Doctor burn out is a very real risk at all levels of training and at Consultant level. Why is this? To…
Setting up a private practice is hard work and requires many skills. It is not quick or easy but there are things you can do to make it easier. Be true to yourself and realise where your skills lie and, importantly, focus on how to get the best return for your time and effort.
You trained to be a doctor and then worked even harder to become a consultant. What you didn’t do is train for years to spend your precious free time in private practice sending invoices, chasing unpaid bills and hanging around for hours on the phone to insurers.
Do you really want to spend 40 minutes on hold waiting for an insurance company to answer the phone to find out why they haven’t paid an invoice….only to be cut off just after you eventually get through to someone? Or what about the illusive patient authorisation number that you eventually track down and believe it covers your fees. Only to find out that it only covers the hospital costs but not your fees. So now you need to go back to the patient and ask them to pay – can be a tad embarrassing because you are, after all, the clinician not the finance bod.
But the thing is, you only find out that the insurance company isn’t going to pay after you’ve waited weeks for their payment and had to call them to find out what’s going on. Or what about when you ring them to chase payment, to be told that they didn’t receive your invoice in the first place. Strange, as you know you sent it through to them electronically so how can that be possible…. but that’s another story. So, you send it again, wait a few more weeks, and ring yet again, only to find out that the patient has an excess so they won’t pay your fees. Aaaggghhh! So back to square one with sending the invoice out again to the patient, and then chasing them for payment too.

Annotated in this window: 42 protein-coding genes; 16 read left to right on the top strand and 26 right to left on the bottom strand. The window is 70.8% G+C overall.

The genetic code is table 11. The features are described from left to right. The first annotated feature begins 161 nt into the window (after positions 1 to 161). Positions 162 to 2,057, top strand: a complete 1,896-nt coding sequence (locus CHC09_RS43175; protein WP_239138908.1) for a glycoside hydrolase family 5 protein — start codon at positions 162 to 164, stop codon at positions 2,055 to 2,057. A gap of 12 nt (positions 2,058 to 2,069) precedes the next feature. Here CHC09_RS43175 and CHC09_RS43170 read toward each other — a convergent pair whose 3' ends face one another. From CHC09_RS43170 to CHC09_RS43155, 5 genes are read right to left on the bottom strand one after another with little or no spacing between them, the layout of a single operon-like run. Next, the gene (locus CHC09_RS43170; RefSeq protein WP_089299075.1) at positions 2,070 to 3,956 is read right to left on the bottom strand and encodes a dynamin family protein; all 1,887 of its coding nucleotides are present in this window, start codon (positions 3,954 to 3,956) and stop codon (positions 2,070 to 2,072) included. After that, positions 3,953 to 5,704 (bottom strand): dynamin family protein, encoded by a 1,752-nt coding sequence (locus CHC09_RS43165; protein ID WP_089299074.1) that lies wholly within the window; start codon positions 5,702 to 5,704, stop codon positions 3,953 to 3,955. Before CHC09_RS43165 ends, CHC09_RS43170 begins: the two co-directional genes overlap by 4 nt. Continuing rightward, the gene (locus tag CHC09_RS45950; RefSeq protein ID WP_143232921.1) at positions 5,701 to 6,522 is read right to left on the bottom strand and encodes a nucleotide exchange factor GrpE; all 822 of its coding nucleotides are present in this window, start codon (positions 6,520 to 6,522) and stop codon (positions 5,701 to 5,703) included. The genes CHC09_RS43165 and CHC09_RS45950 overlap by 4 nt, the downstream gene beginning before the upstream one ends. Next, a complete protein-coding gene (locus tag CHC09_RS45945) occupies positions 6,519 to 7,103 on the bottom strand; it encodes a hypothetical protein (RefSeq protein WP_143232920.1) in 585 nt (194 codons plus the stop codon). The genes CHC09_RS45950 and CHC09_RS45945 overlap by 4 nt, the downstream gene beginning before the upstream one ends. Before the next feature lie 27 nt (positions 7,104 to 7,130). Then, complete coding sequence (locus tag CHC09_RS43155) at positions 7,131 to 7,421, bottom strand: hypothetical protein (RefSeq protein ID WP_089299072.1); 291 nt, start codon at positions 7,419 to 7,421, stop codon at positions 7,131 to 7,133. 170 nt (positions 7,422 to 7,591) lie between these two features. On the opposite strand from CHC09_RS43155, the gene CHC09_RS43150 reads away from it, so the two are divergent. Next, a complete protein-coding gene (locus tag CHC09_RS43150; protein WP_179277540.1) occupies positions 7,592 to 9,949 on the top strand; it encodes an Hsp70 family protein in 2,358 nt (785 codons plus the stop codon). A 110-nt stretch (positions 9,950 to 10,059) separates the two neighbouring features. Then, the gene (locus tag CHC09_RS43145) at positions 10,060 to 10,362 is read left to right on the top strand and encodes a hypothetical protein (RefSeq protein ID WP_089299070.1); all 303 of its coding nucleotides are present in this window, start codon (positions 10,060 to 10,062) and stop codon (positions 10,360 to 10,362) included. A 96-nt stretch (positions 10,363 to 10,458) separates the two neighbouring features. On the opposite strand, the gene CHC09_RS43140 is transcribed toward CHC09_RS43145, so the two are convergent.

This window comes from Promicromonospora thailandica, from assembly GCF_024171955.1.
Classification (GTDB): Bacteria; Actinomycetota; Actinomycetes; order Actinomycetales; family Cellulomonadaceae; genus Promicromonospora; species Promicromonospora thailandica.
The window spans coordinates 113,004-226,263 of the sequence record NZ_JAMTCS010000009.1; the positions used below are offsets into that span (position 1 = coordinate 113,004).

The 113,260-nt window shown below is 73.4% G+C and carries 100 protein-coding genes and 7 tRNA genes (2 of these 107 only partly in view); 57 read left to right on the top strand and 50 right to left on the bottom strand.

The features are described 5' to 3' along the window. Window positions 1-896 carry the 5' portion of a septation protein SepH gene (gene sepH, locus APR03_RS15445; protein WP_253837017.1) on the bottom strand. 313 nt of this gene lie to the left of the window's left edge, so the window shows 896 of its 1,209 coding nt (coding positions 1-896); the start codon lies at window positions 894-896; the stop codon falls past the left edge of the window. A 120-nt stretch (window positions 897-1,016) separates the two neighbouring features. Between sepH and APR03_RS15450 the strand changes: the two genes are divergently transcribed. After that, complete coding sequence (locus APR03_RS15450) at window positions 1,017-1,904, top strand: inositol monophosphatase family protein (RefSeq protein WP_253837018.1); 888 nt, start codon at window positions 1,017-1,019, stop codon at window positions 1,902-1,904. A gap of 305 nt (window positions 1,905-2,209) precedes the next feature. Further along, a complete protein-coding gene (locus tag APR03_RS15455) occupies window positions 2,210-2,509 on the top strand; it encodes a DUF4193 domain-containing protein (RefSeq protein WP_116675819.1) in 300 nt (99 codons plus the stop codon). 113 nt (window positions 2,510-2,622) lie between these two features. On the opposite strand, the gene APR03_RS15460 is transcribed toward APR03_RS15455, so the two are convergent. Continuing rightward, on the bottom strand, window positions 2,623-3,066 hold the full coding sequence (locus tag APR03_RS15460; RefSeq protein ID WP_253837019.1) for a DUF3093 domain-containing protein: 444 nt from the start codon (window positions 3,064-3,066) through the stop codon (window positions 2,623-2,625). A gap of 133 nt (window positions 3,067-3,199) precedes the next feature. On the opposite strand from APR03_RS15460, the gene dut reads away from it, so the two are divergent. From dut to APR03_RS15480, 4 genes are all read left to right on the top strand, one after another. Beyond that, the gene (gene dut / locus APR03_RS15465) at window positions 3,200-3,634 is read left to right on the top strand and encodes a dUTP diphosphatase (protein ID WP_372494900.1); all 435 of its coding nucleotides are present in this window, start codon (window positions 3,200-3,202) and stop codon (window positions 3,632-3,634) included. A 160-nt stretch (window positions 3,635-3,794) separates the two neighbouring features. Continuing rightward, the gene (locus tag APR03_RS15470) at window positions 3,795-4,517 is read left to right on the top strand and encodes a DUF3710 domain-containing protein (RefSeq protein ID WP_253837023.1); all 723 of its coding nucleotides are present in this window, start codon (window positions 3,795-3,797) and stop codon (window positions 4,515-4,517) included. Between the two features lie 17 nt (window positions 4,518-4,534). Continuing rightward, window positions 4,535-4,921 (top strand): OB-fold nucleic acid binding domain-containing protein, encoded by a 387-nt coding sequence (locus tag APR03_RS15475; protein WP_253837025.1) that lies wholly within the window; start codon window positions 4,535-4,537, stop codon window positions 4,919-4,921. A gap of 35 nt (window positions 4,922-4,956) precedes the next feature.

And then what about when the insurance company realises that two years ago they overpaid you for Mrs Smith’s tonsillectomy. And their latest remittance shows they have deducted the overpayment from Mr Jones’ nasal septum surgery that you did last week. So now two years later, you need to go back to Mrs Smith and ask her for the shortfall that the insurance company overpaid. How do you deal with that one when Mrs Smith has moved house and you don’t know where she now lives?
So just to recap….
…is this really what you want to be spending your time doing for your private practice?
But you are thinking…well it won’t take me long to send these few invoices out and chase payments. But it’s false economy! Of course you should be involved in the administration of your private practice. But your time would be best spent focusing on things that only you can do. Set up your own website, ensure you have a specialist clinical area that you are actively promoting, meet with GPs, ask your patients for feedback, and write articles and blogs on your area of specialism. Do things that make a difference, that only you can do.
70% of patients make their mind up about which consultant they are going to see before they even contact you – they decide from your online presence, your website and how you appear to the public. This should be your priority, not “boring” billing!
Contact us now if we can help relieve you of what you may feel is a rather tedious area of your practice! We love it of course – nothing more satisfying to us than ensuring all your invoices are paid!